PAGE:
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Wolverine on its Way
ESA protection proposed
Tipping the scale at a mere 25 to 40 pounds, a solitary wolverine can still cause a grizzly bear to turn tail in a battle over food. What this feisty predator can’t face down on its own is climate change. But the U.S. Fish and Wildlife Service’s (FWS) recent proposal to protect the wolverine in the lower 48 states may now give the species a fighting chance.
Once found throughout the Sierra Nevada, North Cascades and northern and southern Rocky mountains, and sometimes in the Great Lake states, wolverines almost disappeared by the early 1900s after unregulated hunting, poisoning and trapping campaigns. Trappers prized the luxurious fur of these members of the weasel family—along with otters, minks and martens—for parka hood trim in particular.
Scientists estimate only about 250 to 300 of these bear-cub-sized hunter-scavengers now roam the lower 48 states, primarily in increasingly isolated mountain strongholds in Idaho, Montana (which still allows trapping), Oregon, Washington and Wyoming. A couple of lone dispersers recently arrived in California and Colorado as well.
Such low numbers have long concerned Defenders, which took multiple legal actions after nearly a decade of pressing FWS to act. In 2010, the agency decided the wolverine did qualify for Endangered Species Act protection, but needed to prioritize other more endangered species for listing. The recent proposal to list comes after a court-ordered deadline.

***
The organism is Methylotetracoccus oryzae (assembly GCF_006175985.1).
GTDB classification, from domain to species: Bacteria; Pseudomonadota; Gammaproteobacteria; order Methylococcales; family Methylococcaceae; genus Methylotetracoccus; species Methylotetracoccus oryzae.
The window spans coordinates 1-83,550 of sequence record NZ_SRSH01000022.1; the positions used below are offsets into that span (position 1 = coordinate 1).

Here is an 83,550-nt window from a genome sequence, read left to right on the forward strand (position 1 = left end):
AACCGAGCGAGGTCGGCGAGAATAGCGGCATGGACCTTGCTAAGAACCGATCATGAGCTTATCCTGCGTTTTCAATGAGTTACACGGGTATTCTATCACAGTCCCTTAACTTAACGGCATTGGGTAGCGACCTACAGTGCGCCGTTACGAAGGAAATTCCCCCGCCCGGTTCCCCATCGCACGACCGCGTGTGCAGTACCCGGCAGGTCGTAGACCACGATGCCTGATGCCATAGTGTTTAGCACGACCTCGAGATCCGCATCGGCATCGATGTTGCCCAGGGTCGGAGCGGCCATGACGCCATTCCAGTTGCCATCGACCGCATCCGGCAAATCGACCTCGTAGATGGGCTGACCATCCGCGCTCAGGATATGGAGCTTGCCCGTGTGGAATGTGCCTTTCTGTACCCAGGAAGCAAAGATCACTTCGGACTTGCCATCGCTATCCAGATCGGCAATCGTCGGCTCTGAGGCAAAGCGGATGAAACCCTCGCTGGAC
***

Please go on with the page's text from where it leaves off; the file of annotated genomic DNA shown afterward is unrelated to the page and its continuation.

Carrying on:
If finalized, federal protections would stop the trapping of wolverines in Montana and require FWS to create a recovery plan with specific steps to restore the species. It would also provide additional resources for research and population monitoring. Included in the proposal are provisions to establish an experimental population in the southern Rockies that will help pave the way for possible wolverine reintroductions.
“With climate change reducing their available habitat, wolverines are becoming increasingly isolated from each other,” says Kylie Paul, Defenders’ Rockies and Plains representative. “Federal protection will help wolverines survive a warming world by removing threats such as trapping in Montana and offering options for reintroductions, giving them a better chance to move safely across their scattered habitats.”
Female wolverines don’t reproduce every year and when they do, they require deep snow into late spring to raise their young. They dig dens up to 20-feet deep in snow-covered boulder fields and avalanche wreckage. But studies show that climate change could cause wolverines to lose two-thirds of their snow-covered habitat in the Lower 48 by the end of this century.
“If they are to have a shot at survival in the long term, we need to bolster their numbers now before their habitat dwindles even further,” says Paul.